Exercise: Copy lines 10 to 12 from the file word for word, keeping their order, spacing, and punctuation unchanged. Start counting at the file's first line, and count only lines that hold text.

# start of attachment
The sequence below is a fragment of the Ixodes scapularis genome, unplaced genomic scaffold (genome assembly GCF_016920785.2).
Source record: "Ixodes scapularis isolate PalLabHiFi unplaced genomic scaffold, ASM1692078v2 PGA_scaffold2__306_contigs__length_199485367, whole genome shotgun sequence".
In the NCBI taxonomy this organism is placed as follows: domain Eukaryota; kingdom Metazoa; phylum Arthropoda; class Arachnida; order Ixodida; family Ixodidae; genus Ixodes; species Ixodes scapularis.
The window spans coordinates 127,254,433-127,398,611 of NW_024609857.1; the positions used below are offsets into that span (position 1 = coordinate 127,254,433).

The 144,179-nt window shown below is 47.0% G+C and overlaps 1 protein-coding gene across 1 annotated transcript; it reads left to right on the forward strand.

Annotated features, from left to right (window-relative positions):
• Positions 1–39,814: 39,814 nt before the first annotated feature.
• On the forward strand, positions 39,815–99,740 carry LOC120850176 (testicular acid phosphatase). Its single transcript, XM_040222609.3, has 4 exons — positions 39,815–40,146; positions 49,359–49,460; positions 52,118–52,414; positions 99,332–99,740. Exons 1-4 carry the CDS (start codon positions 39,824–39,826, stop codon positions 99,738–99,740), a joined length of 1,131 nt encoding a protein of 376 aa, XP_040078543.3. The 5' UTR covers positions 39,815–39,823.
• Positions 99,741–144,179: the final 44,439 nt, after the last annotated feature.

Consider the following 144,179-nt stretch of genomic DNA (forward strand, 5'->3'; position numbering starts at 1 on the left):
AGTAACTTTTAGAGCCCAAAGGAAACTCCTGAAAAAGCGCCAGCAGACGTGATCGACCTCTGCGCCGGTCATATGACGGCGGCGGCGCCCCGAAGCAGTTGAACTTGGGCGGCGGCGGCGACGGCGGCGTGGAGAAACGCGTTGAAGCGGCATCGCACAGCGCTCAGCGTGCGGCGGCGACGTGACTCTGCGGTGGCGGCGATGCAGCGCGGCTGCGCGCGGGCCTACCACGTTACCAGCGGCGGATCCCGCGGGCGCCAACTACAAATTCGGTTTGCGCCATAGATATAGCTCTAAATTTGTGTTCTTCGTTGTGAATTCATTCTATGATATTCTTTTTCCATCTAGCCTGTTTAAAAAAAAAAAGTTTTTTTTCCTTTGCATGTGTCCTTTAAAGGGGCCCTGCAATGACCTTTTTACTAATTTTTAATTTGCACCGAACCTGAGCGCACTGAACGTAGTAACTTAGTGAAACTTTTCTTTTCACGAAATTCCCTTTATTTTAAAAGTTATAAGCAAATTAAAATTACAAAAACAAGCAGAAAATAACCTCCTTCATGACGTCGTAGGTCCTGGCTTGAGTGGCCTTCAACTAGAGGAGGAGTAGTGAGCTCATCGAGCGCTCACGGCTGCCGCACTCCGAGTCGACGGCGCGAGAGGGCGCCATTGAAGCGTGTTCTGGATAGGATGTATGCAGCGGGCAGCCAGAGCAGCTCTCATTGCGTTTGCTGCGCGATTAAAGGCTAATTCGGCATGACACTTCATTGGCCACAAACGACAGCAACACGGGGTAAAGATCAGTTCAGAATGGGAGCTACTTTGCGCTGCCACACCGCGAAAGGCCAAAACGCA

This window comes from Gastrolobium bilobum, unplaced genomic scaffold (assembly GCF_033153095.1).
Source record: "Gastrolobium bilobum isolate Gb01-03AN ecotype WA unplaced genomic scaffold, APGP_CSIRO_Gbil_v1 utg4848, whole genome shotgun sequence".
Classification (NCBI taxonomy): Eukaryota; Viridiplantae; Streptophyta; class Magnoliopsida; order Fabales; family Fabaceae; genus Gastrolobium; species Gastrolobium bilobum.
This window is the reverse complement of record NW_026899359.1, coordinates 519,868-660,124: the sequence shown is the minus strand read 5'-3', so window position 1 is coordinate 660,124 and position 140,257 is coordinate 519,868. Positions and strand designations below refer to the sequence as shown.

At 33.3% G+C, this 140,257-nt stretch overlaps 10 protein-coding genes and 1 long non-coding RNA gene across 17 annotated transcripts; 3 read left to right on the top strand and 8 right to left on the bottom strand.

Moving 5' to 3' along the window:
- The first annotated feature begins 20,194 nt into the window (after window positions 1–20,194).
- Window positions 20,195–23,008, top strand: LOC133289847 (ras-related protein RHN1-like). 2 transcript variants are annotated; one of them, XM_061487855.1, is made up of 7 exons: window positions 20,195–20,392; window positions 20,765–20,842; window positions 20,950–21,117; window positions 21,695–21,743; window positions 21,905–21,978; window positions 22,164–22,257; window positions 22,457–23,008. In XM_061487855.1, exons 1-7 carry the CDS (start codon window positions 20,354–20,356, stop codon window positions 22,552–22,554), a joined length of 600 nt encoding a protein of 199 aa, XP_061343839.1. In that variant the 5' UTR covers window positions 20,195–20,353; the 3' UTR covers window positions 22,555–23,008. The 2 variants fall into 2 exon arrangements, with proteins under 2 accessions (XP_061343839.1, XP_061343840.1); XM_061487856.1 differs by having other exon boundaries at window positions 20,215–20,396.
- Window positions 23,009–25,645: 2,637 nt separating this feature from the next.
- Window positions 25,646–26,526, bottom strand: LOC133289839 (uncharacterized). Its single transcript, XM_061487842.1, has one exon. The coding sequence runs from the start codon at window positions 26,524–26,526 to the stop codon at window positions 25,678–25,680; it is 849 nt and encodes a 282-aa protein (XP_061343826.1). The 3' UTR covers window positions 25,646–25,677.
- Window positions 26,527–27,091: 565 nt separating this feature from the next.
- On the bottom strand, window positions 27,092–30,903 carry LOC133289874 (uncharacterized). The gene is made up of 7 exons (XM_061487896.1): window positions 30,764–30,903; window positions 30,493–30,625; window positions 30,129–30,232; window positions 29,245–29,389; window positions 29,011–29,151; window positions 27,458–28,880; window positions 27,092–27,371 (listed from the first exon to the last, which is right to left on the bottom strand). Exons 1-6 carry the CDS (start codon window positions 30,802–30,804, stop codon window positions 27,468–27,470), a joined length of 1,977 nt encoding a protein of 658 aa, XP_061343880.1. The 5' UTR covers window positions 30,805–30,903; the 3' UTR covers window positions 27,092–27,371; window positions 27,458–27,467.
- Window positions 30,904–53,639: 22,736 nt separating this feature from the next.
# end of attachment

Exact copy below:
Consider the following 144,179-nt stretch of genomic DNA (forward strand, 5'->3'; position numbering starts at 1 on the left):
AGTAACTTTTAGAGCCCAAAGGAAACTCCTGAAAAAGCGCCAGCAGACGTGATCGACCTCTGCGCCGGTCATATGACGGCGGCGGCGCCCCGAAGCAGTTGAACTTGGGCGGCGGCGGCGACGGCGGCGTGGAGAAACGCGTTGAAGCGGCATCGCACAGCGCTCAGCGTGCGGCGGCGACGTGACTCTGCGGTGGCGGCGATGCAGCGCGGCTGCGCGCGGGCCTACCACGTTACCAGCGGCGGATCCCGCGGGCGCCAACTACAAATTCGGTTTGCGCCATAGATATAGCTCTAAATTTGTGTTCTTCGTTGTGAATTCATTCTATGATATTCTTTTTCCATCTAGCCTGTTTAAAAAAAAAAAGTTTTTTTTCCTTTGCATGTGTCCTTTAAAGGGGCCCTGCAATGACCTTTTTACTAATTTTTAATTTGCACCGAACCTGAGCGCACTGAACGTAGTAACTTAGTGAAACTTTTCTTTTCACGAAATTCCCTTTATTTTAAAAGTTATAAGCAAATTAAAATTACAAAAACAAGCAGAAAATAACCTCCTTCATGACGTCGTAGGTCCTGGCTTGAGTGGCCTTCAACTAGAGGAGGAGTAGTGAGCTCATCGAGCGCTCACGGCTGCCGCACTCCGAGTCGACGGCGCGAGAGGGCGCCATTGAAGCGTGTTCTGGATAGGATGTATGCAGCGGGCAGCCAGAGCAGCTCTCATTGCGTTTGCTGCGCGATTAAAGGCTAATTCGGCATGACACTTCATTGGCCACAAACGACAGCAACACGGGGTAAAGATCAGTTCAGAATGGGAGCTACTTTGCGCTGCCACACCGCGAAAGGCCAAAACGCA

This window comes from Gastrolobium bilobum, unplaced genomic scaffold (assembly GCF_033153095.1).